And then, of course, there are people like @thecomicproject to whom nothing is sacred. It’s sacrilegious to even think of doing such things as below. This fellow, sir, Mr Sibal, deserves your wrath. A legal notice should suffice for now, though. (If you notice, sir, this comic fellow has a page on Facebook with over 1,200 followers. Imagine the havoc they could wreak after such provocation. Tsk.)
There is plenty of other rubbish being said about your Legalness on the Internet. Please know that I, your most humble servant, is bringing all this to you. I insist that you punish these lost souls through so many legal cases in obscure jurisdictions that they won’t even have Internet access to crib. That’ll show them. Heh!
I believe you would like to gag us on social networks. And I have no intention of criticizing you or getting on your bad side. After all, you are the almighty in power. Messing with you would only bring me grief. And who wants that, now? Eh?
So before I did anything stupid, I thought I’d check with you if I’m allowed to:
- Comment on the government’s recent FDI plans. I think the government as a whole could be personified and therefore my comments about FDI could, by transitivity, be implied to be about an individual and get me into trouble. In you all-knowing legalese, please advise.
- Comment on you recent stand about the proposed restrictions on social networks. After all, anything I say/write could be implied to be a direct comment on your almightiness. And I don’t, under any circumstances, want to incur your wrath, O Lordship.
- Comment on cinema, media, advertising, etc. Although I work in the field of communication, I am no longer sure what would be deemed appropriate by your Big Brotherness and would not, like before, want to incur your wrath and force you to further clamp down post my insignificant rants.
QuestionInquire with you about your thoughts for the protection of the individual on social media or through the media in general that is compelling you to gag the world so. Of course, I agree with your thoughts at all times for you are, of course, THE greatest legal mind in the country and have never uttered a word against anyone or ever been slanderous. Of course, being slanderous or libellous is not an option for a common man like myself for I do not possess your all-knowing legalese to defend myself. (Nor the money, but that’s besides the point here).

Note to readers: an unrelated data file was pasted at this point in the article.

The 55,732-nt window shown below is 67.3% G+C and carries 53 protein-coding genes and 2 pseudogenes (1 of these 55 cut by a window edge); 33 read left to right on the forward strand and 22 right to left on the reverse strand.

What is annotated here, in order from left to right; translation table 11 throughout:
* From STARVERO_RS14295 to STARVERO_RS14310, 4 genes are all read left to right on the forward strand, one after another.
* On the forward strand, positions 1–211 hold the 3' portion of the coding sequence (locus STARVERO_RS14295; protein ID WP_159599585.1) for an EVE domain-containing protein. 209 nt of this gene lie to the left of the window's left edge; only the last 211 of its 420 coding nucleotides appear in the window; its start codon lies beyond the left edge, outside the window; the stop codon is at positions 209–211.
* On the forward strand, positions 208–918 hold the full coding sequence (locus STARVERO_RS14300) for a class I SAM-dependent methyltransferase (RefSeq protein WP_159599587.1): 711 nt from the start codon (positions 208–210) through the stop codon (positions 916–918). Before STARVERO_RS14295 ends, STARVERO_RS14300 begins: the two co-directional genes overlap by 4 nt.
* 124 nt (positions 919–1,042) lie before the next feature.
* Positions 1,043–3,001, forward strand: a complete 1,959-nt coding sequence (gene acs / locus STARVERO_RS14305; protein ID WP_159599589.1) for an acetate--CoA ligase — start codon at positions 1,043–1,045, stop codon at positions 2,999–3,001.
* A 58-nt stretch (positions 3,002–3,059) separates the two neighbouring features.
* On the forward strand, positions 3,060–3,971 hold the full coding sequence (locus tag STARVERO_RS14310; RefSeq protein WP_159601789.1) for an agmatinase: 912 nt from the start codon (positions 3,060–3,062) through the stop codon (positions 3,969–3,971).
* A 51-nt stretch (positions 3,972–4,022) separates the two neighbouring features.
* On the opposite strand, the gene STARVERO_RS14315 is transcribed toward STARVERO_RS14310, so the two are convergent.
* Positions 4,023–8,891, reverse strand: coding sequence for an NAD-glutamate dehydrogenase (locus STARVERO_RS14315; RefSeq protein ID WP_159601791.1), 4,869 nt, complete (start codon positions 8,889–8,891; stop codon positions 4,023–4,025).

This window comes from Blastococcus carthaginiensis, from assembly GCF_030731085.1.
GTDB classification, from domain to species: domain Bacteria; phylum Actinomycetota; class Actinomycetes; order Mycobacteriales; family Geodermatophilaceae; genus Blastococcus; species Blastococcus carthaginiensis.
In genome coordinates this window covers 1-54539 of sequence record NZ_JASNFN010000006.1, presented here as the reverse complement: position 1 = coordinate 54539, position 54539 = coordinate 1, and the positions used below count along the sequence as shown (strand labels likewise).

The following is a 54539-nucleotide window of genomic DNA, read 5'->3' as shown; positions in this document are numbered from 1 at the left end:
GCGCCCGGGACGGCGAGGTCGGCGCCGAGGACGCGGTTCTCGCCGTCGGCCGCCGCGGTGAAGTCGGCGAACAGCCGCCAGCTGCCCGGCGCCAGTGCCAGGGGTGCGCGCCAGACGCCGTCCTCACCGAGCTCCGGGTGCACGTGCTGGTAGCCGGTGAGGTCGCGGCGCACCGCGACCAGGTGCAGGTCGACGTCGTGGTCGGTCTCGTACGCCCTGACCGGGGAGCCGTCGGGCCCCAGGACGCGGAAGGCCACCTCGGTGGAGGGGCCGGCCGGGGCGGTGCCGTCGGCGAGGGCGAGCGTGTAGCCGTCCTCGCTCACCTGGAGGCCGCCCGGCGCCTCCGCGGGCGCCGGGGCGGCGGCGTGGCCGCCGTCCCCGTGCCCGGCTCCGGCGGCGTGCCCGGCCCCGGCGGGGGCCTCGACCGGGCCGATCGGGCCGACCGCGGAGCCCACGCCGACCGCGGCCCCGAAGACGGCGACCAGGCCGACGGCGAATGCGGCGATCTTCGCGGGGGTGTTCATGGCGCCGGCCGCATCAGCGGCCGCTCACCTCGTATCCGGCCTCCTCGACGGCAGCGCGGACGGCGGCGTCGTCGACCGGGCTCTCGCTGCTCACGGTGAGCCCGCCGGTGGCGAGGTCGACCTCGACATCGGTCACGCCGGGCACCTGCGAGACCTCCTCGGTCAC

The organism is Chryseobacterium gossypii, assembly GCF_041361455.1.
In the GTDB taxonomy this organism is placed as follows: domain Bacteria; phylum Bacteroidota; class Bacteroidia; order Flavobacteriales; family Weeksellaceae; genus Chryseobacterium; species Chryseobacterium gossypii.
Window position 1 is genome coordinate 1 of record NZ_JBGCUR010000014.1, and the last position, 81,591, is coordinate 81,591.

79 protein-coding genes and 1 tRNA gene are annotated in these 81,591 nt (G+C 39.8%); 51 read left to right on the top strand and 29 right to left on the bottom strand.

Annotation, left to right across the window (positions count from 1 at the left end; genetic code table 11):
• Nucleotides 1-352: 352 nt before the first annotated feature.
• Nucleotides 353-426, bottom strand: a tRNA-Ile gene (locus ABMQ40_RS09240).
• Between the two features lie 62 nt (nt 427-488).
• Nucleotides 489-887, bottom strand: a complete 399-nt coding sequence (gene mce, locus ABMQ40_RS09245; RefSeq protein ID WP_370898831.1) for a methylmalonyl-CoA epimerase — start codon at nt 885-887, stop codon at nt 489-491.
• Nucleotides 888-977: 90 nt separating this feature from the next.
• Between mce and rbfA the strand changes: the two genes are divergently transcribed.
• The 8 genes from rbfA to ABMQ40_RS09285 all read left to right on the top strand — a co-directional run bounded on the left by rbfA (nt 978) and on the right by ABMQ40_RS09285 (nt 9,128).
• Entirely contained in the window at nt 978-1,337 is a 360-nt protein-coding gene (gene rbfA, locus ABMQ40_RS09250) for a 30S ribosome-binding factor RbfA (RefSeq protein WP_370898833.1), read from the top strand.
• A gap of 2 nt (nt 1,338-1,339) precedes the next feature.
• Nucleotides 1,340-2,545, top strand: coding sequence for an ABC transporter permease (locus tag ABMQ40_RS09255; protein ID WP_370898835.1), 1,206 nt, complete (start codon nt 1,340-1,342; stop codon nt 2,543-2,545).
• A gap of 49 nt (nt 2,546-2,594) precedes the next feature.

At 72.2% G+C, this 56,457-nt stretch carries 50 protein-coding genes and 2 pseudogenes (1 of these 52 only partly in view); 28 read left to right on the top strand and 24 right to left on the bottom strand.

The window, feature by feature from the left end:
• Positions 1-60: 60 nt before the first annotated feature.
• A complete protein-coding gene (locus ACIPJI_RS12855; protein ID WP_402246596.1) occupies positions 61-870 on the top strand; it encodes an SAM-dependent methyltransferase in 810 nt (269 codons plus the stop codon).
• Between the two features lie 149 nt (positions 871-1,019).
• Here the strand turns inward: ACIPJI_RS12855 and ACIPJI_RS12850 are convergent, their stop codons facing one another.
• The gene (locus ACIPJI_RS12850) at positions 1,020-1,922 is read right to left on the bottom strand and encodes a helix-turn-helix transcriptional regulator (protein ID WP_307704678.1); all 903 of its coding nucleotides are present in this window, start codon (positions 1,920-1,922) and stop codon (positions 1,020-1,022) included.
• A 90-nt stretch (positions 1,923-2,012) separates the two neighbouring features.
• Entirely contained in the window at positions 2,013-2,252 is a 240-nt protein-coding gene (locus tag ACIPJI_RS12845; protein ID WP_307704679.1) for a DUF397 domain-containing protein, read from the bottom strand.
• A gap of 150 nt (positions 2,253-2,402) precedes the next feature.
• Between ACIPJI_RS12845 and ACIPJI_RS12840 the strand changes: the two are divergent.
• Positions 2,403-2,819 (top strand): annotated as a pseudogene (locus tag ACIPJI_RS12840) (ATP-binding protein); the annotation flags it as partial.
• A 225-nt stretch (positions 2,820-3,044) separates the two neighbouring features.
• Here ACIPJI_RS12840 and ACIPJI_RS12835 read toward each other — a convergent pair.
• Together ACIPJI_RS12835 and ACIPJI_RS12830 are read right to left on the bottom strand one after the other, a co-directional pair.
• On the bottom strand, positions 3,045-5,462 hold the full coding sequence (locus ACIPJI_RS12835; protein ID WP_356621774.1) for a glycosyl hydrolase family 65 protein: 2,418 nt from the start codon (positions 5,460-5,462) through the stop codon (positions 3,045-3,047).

I request you to kindly enlighten me on the above. After all, I do see this as the future way we can publish our thoughts on public fora. You will need to approve all our thoughts.
I did have another point to laud your efforts, but please do not hesitate to chide me on my childishness if that is what the query seems like… Being in the public eye, the politician is subjected to criticism or ridicule across most democracies. They take it on the chin and the public feels like they have had their say. Of course, these democracies are run by Western idiots with no morals and whose public don’t need any saving. Thankfully we have you. After the scores of local moral police who have saved the country over the last few years, you sir, are a godsend to deliver us from the wallowing pit that is the social network. I must thank my luck to be alive in such free and revolutionary times.
May God (i.e., you) save India. Good luck, sir.
WTF is that? I get a ton of spam daily. I painstakingly mark it SPAM or delete or unsubscribe. But then I got this with one such mail sent to me by firstname.lastname@example.org (wtf, again!):
This email with sent to you because you have a publically listed email address and having looked at information available about your interests, we decided you might be interested in our newsletter. If this is not the case, please excuse the interruption to your day and let us know that you would prefer not to receive our newsletter in the future.
I don’t think the above notice absolves them of their wrongdoing – SPAM! And what the hell is a publicly listed email ID? Is there a directory that’s publicly accessible? Can I see it?
And, yes, dear metaplume.com, I don’t want to say “Please unsubscribe me” in my unsubscribe mail (seriously, no one-click unsub?). I want to use much harsher language. Words starting with f and m and the likes you probably didn’t know exist. Because you made me rant.
I run a digital agency. We send mailers on behalf of clients and for ourselves. We painstakingly maintain a subscriber list and guard it with our lives. We’ve had offers where one client wanted to send to another’s list. We refuse. All subscribers on all our lists are opt-in. This choice is given to them at the time of registration. Or they can opt-in later.
In the above case, I don’t even know what metaplume.com is (I did subsequently check it out and looks like an SEO farm of articles). Sounds like a polluting company. So far, they’ve lived up to their name on the Internet. Not cool.
- No public Twitter messages.